Dr. David Reiss: “Always look at both sides of the dream as both the wish and the fear. He’s getting away from home, but he’s taking the business with him. On the flip side, there may be a wish to get further away. Is there a wish to go to different unknown places? There’s the conflict between being away from somewhere that’s familiar and the excitement of doing something new. Excitement and fear are two sides of the same coin.”

Doug Morse
President of Dion’s Pizza

The Albuquerque-based Dion’s Pizza chain includes 17 restaurants throughout the Southwest and saw 7 percent growth over last year. “One nightmare that literally wakes me up at night is that someone, either a Dion’s employee or a customer, becomes hurt. Our employees make us who we are, and our customers are the key to our success,” explains Doug Morse, whose career with Dion’s spans 31 years. “I’m also very aware of when we open and close—we open at 10:30 a.m. and close at 10 p.m.—and, within a few minutes, I know those times without looking at the clock.”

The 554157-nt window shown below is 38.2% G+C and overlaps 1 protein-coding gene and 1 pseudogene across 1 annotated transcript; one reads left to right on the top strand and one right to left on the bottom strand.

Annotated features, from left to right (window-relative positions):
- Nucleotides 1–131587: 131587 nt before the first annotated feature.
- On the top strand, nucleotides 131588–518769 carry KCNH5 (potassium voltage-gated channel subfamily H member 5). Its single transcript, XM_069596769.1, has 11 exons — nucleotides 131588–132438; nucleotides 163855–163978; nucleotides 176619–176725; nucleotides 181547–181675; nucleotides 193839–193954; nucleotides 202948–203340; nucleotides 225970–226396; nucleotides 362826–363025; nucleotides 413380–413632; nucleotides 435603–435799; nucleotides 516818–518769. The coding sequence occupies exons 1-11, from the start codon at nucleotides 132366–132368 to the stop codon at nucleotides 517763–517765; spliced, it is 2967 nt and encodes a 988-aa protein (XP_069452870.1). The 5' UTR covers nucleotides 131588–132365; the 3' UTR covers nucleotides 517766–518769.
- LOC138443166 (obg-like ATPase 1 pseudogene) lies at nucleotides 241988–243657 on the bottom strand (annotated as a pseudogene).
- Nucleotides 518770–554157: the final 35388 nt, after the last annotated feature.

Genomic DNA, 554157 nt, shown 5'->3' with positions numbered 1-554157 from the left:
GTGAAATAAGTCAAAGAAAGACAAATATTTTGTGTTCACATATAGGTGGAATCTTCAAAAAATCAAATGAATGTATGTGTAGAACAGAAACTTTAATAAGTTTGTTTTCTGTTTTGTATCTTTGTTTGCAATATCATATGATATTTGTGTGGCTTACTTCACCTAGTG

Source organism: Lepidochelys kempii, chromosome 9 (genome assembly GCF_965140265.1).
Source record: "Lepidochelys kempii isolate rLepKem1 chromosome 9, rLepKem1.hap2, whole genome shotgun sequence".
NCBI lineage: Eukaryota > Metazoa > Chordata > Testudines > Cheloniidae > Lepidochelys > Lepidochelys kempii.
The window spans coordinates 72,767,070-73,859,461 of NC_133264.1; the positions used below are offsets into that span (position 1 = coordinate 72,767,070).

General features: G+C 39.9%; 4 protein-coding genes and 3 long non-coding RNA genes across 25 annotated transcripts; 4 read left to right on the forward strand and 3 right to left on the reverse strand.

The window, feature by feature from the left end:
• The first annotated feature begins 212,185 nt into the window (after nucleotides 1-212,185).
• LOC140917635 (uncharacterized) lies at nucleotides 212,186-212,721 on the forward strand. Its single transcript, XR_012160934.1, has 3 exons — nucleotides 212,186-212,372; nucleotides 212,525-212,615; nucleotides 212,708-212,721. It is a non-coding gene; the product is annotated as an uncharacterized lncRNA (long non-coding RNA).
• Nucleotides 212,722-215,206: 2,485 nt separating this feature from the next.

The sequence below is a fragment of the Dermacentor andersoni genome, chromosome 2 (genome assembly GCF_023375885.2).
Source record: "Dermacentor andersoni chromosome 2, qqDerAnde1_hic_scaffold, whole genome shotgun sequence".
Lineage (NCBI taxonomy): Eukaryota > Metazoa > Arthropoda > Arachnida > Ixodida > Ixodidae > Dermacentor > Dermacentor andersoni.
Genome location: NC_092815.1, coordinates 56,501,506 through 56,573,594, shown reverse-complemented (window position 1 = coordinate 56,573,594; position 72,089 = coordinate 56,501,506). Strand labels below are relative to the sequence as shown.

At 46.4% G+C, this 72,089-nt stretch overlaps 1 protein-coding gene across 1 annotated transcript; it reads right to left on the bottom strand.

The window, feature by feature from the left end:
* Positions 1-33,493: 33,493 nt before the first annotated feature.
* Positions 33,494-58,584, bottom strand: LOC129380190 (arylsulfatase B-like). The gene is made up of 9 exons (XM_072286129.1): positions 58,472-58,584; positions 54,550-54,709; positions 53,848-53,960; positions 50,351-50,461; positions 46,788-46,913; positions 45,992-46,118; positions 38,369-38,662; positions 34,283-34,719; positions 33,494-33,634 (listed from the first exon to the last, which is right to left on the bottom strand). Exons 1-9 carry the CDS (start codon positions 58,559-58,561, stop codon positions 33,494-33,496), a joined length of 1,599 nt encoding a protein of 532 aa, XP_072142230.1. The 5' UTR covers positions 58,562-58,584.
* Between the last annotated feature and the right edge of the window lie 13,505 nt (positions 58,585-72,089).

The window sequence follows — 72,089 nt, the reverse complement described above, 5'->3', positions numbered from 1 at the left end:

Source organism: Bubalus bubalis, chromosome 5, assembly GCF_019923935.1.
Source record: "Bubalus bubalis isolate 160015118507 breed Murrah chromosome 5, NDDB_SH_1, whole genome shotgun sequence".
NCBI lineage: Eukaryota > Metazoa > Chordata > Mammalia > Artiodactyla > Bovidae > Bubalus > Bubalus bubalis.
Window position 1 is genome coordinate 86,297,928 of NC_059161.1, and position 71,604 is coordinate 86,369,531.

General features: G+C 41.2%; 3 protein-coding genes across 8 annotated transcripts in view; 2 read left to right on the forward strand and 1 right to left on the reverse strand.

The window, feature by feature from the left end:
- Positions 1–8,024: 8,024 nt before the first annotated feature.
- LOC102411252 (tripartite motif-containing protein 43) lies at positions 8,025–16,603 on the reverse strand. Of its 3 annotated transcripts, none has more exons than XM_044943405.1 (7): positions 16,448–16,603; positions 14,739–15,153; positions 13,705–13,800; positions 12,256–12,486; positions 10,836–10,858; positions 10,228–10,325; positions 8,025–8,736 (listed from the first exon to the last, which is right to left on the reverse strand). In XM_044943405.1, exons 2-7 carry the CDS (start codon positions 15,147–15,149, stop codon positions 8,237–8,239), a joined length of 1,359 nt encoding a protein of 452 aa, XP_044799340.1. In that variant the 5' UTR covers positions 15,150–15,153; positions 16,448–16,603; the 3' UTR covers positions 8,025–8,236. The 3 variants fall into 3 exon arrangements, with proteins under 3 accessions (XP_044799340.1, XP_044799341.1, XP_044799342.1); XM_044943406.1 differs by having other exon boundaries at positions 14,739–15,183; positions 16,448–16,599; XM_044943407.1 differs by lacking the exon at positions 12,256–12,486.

Dr. David Reiss: Reiss says Morse’s biggest fear may be no more than a deep concern for safety  and the wellbeing of the entire enterprise. As for his sense of time: “Even when he’s not consciously thinking about it, he’s on duty, which brings up a whole other issue. Are you getting enough breaks, are you getting enough vacation, are you overly responsible? Or the reverse, are you making yourself more responsible in the dream? It’s a huge responsibility, but are you having enough fun?”